Study instruments


The CEBQ includes 35 items on eating styles related to obesity risk, which cluster into eight factors [31]. The ‘Food approach’ dimension is represented by four factors: Food responsiveness, with five items (e.g. “given the choice, my child would eat most of the time”), Emotional overeating, with four items (e.g. “my child eats more when worried”), Enjoyment of food, with four items (e.g. “my child enjoys eating”), Desire to drink, with three items (e.g. “my child is always asking for a drink”). The ‘Food avoidance’ dimension is represented by: Satiety responsiveness, with five items (e.g. “my child gets full up easily”), Slowness in eating, with four items (e.g. “my child finishes his/her meal quickly”), Emotional undereating, with four items (e.g. “my child eats less when upset”), and Food fussiness, with six items (e.g. “my child refuses new foods at first”). Parents rate each behavior on a five-point Likert scale (never, rarely, sometimes, often, always; 1–5). The CEBQ was proven to have a good validity and high internal reliability in the United Kingdom, where it was developed (among parents of 2-9-year-olds) [30, 31], and, following some adaptations, in Portugal (3-13-year-olds) [34], the Netherlands (6-7-year-olds) [32], Canada (4-5-year-olds) [77], Chile (6-12-year-olds) [36], China (1–1.5-year-olds) [68], Australia (1–5 year olds) [78], Malaysia (13-year-olds) [72], the United States (2–5 year-olds) [79] and Sweden (1–6 year-olds) [69]. However, CFA, the gold standard for validating questionnaires which have already been developed, has been used only in the U.S. [79] and in the Australian validation studies [78]. The Swedish validation of the CEBQ version used in the present study has been tested with exploratory factor analysis [69], which is more data- than theory-driven. In that validation study, the established 8-factor structure was not replicated, possibly due to the small sample size. Instead, the study proposed a 7-factor structure, in which the factors Food responsiveness and Emotional overeating were combined into one factor.

The CFQ.

The CFQ evaluates parents' concerns about their children’s body weights, and their child-feeding practices [80]. The CFQ is comprised of seven factors. Four factors measure parental perceptions of body weight, both their child’s and their own, and concerns that may affect parental control of children’s eating: Perceived responsibility, with three items (e.g. “When your child is at home, how often are you responsible for feeding her?”); Perceived parent weight, with four items (e.g. during the participant’s “childhood [5 to 10 years old]”); Perceived child weight, with three items (e.g. “during the first year of life”); and Concern about child weight, with three items (e.g. “How concerned are you about your child becoming overweight?”). Three factors measure parents’ feeding practices, including: Restriction, with eight items (e.g. “I intentionally keep some foods out of my child’s reach”); Pressure to eat, with four items (e.g. “My child should always eat all of the food on her plate”); and Monitoring, with three items (e.g. “How much do you keep track of the high fat foods that your child eats?”) [80]. The Swedish version of the CFQ was used in this study. This version was validated in a recent population-based study, which involved parents of preschoolers [58].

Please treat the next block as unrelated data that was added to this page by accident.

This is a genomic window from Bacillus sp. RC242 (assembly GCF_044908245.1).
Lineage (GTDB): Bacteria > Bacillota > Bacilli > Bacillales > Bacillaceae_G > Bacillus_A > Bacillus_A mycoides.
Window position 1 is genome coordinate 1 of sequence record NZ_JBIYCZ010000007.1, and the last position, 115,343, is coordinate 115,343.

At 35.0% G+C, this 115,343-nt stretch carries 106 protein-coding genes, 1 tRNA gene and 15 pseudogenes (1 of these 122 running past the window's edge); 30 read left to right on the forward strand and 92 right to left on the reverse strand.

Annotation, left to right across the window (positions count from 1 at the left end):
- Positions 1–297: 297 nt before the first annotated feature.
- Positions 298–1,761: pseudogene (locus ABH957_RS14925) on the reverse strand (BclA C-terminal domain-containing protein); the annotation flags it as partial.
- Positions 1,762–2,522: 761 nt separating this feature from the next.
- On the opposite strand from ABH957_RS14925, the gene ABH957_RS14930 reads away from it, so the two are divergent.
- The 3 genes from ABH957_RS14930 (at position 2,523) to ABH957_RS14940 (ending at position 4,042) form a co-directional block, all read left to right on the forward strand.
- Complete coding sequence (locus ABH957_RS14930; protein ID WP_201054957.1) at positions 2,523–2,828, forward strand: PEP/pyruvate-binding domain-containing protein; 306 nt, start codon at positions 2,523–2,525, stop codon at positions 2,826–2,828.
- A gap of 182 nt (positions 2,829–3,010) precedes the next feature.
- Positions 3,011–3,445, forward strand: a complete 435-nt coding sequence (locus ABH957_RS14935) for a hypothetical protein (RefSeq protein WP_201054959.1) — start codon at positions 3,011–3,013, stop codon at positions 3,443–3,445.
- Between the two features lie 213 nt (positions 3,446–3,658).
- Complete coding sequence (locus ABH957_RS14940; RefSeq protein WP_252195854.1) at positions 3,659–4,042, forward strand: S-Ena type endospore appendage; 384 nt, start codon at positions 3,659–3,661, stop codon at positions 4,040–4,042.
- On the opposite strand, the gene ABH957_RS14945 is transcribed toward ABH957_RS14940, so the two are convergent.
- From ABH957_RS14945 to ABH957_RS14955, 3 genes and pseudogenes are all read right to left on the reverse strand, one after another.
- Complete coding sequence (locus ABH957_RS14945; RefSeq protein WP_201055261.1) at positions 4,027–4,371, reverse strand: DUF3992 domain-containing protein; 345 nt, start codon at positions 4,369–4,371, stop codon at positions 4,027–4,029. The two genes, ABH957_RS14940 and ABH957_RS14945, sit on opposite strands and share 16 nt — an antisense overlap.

The LBC.

The LBC consists of 25 items, divided into two scales: the Problem scale and the Confidence scale [64, 65]. The Problem scale assesses parents’ perceptions of children’s obesity-related problem behaviors. The Confidence scale assesses how confident parents feel about handling their children’s problematic obesity-related behaviors. The original four factor structure included; Misbehavior in relation to food, with seven items (e.g. the child yells about food), Overeating, with seven items (e.g. the child eats too much), Emotional correlates related to being overweight, with five items (e.g. the child complains about being overweight) and Physical activity, with five items (e.g. the child complains about being physically active). In the Swedish version of the LBC, validated in the same population of parents as the present study, the CFA suggested a five factor structure where the Physical activity factor was divided into an additional factor, Screen time (e.g. child watches too much TV) [67]. Both scales use Likert ratings: on the Problem scale, parents rate the extent to which they perceive a child’s behavior as problematic, from 1 (“not at all”) to 7 (“very much”); on the Confidence scale, parents rate the extent to which they feel they can handle a problematic behavior, from 1 (“certain I can’t do it”) to 10 (“certain I can do it”). Parents who have not encountered the problematic behaviors the instrument lists are asked to estimate how confident they would feel if these situations occur. The LBC has shown high internal reliability and good consistency with other instruments measuring child behavior and parenting [29, 64, 65, 67]. In the validation of the LBC, the CFA indicated that the Confidence scale was unidimensional and was not associated with any child or parental characteristics [67]. Together, these results indicate that confidence might be an independent factor, i.e. parents either have or do not have the confidence to handle problematic lifestyle-related child behaviors. In the present study, we therefore use confidence as a predictor of parental feeding practices.